But if conscience deals with natural law-the law infused by creation-what about the laws revealed by Christ? Do Christ's words in the gospels, and the prescriptions laid down by the Church through the centuries, not constitute a new law which Christians have to obey as God's will for them? The Christian answer is: No! As Paul explained so clearly in his letters to the Romans and Galatians, Christ abolished all law. As Christians we live directly under God's grace. By living in our hearts in a new and marvellous way, God gives us the inner love and strength to live up to the requirements of our vocation. (5)

In simple terms, this is what Christians believe: in natural religions-and the Old Testament was still part of this -people's relationship to God is perceived as taking place through intermediate structures. To obtain favours one Performs rituals and sacrifices. One has to observe feast days, customs and taboos. One relates to God through sacred places, sacred persons and sacred objects. This whole network of external structures is a “system” standing between the human person and God. Laws are part of this “system”. Jesus, however, destroyed this kind of “system” and established a direct relationship with God. Each person is linked immediately to God, who lives in his or her heart. Whatever structures remain - such as sacraments, ministries, church laws, and so on-have only a subsidiary function. They support; they are not important in themselves.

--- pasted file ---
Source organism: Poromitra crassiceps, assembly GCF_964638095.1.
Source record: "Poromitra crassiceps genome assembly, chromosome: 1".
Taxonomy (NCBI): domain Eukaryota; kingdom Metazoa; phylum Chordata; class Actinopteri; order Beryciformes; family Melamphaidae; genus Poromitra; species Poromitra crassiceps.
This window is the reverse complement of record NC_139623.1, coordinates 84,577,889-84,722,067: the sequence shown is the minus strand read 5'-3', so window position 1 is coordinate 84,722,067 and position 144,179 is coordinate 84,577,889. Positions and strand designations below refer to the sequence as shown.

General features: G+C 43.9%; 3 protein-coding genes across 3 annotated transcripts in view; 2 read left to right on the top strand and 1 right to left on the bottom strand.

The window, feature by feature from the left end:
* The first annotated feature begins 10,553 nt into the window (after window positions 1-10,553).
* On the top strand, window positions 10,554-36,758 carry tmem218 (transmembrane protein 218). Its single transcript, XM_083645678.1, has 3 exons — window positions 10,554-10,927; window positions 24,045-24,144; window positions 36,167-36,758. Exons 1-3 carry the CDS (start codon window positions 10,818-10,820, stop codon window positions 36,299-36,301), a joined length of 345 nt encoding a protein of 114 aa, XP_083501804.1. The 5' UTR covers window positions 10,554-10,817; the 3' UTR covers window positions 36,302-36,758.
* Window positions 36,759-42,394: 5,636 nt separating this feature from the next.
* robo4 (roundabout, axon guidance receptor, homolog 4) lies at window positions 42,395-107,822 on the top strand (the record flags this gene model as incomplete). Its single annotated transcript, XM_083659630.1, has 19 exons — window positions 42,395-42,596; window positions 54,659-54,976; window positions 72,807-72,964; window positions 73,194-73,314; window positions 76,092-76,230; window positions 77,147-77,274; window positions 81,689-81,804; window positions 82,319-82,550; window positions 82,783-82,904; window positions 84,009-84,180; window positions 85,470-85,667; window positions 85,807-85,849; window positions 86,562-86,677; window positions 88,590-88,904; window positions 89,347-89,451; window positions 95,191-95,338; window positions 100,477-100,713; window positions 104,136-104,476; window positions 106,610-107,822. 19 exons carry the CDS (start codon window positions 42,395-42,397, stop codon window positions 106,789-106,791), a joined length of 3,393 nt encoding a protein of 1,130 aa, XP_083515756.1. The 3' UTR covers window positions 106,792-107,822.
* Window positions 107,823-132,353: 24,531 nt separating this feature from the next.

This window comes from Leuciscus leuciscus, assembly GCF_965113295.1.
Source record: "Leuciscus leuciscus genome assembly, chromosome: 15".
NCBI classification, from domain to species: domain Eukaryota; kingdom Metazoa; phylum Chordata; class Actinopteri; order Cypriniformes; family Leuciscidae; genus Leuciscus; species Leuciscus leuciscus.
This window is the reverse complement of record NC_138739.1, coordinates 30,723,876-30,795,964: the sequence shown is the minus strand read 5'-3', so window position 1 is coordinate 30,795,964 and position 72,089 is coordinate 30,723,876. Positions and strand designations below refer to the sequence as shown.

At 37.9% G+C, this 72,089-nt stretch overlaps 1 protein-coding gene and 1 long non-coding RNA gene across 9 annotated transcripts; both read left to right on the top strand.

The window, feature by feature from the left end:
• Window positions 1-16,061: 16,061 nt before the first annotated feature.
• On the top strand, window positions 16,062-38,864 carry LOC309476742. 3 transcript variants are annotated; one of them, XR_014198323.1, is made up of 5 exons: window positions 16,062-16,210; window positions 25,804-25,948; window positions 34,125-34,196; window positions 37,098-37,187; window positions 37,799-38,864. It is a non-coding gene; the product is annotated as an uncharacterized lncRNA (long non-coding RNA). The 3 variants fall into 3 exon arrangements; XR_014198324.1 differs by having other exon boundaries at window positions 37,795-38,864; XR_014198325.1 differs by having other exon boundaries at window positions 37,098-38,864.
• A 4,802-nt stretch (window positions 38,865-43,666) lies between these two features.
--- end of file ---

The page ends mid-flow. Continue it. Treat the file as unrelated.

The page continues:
Thomas Aquinas (1224-74), for instance, who is rightly considered by many to be a paragon of traditional orthodoxy, attributes to external laws only a secondary role. “The new law of Christ”, he tells us, “consists mainly in the grace itself of the Holy Spirit which is inscribed in the hearts of the faithful. The written law comes in the second place, and then only because it offers helps which dispose people to receive grace or give guidance as to how to use that grace. ” He goes on to explain this in the following terms: